Four questions were used to determine whether obstetric providers discussed health behaviors related to smoking, drinking alcohol, nutrition, and exercising with their pregnant patients.
For each health behavior, the responses available were 1 always, 2 very frequently, 3 frequently, 4 sometimes, 5 infrequently, 6 very infrequently, and 7 never. Patient and obstetric provider data were expressed as mean standard deviation [SD] or as percentages where appropriate. The same analytical procedures were followed to contrast select variables between obstetric providers who always, very frequently, or frequently discussed exercise with their pregnant patients and obstetric providers who sometimes, infrequently, very infrequently, or never discussed exercise with their pregnant patients.
Binary logistic regression analysis was conducted to determine if patients who exercised were more likely to have discussed exercise with their obstetric provider.
In this regression model, patient exercise status exerciser vs nonexerciser was the dependent variable, and patient demographics, the number of other health behaviors discussed with the obstetric provider, and whether exercise was discussed with the obstetric provider were the independent ie, predictor variables. Another binary logistic regression model was constructed to determine if self-reported characteristics of the obstetric providers were associated with obstetric providers' discussions about exercise with their pregnant patients.
Of the 52 clinics that received the materials, 12 A total of patients and 31 obstetric providers completed questionnaires from these 12 clinics, which were located throughout the United States. According to survey responses, the offices were heterogeneous for patient insurance coverage, number of patients seen per month, and percentage of patients with complications.
Among the obstetric providers who completed surveys, 19 Differences between the patient groups on education level, insurance status, ethnicity, age, and week of pregnancy were not statistically significant. Table 1. Exercisers were defined as those who engaged in recommended levels of moderate to vigorous aerobic exercise; all others were considered nonexercisers.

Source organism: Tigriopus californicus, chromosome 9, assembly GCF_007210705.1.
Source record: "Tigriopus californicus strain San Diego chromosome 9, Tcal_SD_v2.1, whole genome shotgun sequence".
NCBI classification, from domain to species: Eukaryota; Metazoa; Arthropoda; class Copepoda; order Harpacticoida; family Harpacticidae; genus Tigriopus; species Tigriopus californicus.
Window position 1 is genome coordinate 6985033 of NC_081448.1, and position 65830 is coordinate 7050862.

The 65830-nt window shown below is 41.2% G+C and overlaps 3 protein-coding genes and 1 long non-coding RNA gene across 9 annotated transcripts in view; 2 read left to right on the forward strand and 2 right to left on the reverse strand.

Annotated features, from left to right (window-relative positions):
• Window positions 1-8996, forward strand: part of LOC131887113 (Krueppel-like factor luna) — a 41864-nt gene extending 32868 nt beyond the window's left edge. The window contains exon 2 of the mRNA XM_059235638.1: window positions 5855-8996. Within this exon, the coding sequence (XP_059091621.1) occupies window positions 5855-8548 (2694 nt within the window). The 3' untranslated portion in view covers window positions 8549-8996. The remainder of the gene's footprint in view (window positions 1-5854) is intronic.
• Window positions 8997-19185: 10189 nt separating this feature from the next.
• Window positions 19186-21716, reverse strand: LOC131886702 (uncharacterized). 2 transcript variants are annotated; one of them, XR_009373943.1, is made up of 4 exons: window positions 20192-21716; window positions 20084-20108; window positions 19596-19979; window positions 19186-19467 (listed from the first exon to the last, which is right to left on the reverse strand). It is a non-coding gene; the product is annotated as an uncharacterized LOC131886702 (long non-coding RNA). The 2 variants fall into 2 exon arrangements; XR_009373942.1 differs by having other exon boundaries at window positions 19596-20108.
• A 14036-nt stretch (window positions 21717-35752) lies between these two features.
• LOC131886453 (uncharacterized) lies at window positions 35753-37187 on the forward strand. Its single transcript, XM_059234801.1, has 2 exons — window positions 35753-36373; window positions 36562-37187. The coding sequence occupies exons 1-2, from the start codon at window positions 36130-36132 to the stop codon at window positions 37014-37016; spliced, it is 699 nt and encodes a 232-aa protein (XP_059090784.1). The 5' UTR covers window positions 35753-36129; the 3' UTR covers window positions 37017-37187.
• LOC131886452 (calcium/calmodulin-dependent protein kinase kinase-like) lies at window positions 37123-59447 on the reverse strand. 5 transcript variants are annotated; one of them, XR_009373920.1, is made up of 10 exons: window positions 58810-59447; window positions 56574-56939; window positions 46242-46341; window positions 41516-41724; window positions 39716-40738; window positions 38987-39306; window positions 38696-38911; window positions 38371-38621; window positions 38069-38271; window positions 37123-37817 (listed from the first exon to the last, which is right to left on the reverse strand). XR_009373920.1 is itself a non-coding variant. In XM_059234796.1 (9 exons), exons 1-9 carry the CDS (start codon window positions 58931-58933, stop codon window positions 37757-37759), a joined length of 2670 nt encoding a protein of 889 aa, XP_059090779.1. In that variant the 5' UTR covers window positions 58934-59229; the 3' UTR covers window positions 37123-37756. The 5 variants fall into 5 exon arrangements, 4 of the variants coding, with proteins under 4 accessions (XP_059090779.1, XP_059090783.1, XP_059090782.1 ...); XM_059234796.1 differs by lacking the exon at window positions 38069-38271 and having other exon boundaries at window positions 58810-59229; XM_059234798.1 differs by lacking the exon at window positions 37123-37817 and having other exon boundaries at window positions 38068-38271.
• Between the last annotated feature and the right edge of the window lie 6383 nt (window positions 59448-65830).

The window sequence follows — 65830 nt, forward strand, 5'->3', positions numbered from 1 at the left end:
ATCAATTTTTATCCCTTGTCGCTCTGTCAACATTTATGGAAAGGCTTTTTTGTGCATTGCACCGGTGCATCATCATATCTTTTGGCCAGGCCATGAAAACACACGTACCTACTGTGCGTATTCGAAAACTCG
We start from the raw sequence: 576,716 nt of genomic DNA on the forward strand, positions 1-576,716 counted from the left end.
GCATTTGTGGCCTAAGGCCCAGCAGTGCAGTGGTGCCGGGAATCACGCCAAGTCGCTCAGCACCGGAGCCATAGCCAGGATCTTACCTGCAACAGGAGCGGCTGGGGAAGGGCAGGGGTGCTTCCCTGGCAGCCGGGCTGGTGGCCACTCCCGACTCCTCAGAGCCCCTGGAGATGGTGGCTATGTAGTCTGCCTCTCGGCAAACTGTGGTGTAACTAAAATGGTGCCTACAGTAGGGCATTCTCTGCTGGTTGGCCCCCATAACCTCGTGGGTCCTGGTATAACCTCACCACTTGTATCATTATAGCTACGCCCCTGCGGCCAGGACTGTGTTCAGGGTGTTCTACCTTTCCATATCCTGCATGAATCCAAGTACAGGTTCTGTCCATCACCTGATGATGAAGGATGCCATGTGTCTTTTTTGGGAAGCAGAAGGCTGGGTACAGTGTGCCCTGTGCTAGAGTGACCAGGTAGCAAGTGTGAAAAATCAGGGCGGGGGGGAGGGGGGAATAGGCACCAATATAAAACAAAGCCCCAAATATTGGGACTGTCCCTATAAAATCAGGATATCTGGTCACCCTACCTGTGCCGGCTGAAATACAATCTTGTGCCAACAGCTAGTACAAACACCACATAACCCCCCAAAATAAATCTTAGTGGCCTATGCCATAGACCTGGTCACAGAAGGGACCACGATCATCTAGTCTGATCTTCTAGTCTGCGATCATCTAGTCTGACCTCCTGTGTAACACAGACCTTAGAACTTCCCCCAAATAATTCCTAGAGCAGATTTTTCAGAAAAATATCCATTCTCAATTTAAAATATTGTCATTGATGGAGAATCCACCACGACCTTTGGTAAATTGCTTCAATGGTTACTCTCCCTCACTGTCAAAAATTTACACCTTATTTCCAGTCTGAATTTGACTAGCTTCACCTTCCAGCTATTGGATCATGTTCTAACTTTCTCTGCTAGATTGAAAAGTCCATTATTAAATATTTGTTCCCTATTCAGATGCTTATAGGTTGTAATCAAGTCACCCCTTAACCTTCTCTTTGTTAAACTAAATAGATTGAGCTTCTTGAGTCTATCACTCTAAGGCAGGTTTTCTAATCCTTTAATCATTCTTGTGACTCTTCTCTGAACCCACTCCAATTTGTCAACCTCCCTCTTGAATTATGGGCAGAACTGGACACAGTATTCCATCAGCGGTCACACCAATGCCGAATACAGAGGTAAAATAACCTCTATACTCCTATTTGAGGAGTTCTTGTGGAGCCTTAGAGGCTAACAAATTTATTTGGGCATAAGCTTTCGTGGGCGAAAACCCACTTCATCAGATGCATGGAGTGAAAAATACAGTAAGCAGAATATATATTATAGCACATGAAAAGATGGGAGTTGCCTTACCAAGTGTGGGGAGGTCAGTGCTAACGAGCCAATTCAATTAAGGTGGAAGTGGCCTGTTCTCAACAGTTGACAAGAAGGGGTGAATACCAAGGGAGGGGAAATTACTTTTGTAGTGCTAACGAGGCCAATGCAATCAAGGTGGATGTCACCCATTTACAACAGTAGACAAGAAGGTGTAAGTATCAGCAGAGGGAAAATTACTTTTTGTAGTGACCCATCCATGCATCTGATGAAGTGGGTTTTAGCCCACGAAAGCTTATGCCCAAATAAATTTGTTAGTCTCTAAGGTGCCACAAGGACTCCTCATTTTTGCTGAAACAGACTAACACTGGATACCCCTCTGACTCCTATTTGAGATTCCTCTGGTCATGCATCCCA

Ten exercisers and 4 nonexercisers were postpartum patients. Abbreviation: SD, standard deviation. The results of the regression analysis used to examine predictors of exercise in pregnant patients are presented in Table 2. After controlling for patient age, ethnicity, and the number of other behavior changes encouraged by the obstetric providers, obstetric provider discussion of exercise was found to be associated with patient behavior.
For instance, the probability of being an exerciser was significantly greater for patients who discussed exercise with their obstetric provider than for those who did not discuss exercise with their obstetric provider OR, 2.
We also found a statistically significant association between diet conscientiousness and exercise status during pregnancy. Table 2. Statistically significant differences were found between obstetric providers who discussed and those who did not discuss exercise with their pregnant patients Table 3.
Table 3. The results of the regression analysis used to examine factors associated with obstetric providers discussing exercise with their pregnant patients are given in Table 4. Obstetric providers were more likely to discuss exercise with pregnant patients if they discussed other health behaviors with their patients OR, 7. The probability of obstetric providers discussing exercise with their pregnant patients increased 7-fold for each additional health behavior discussed.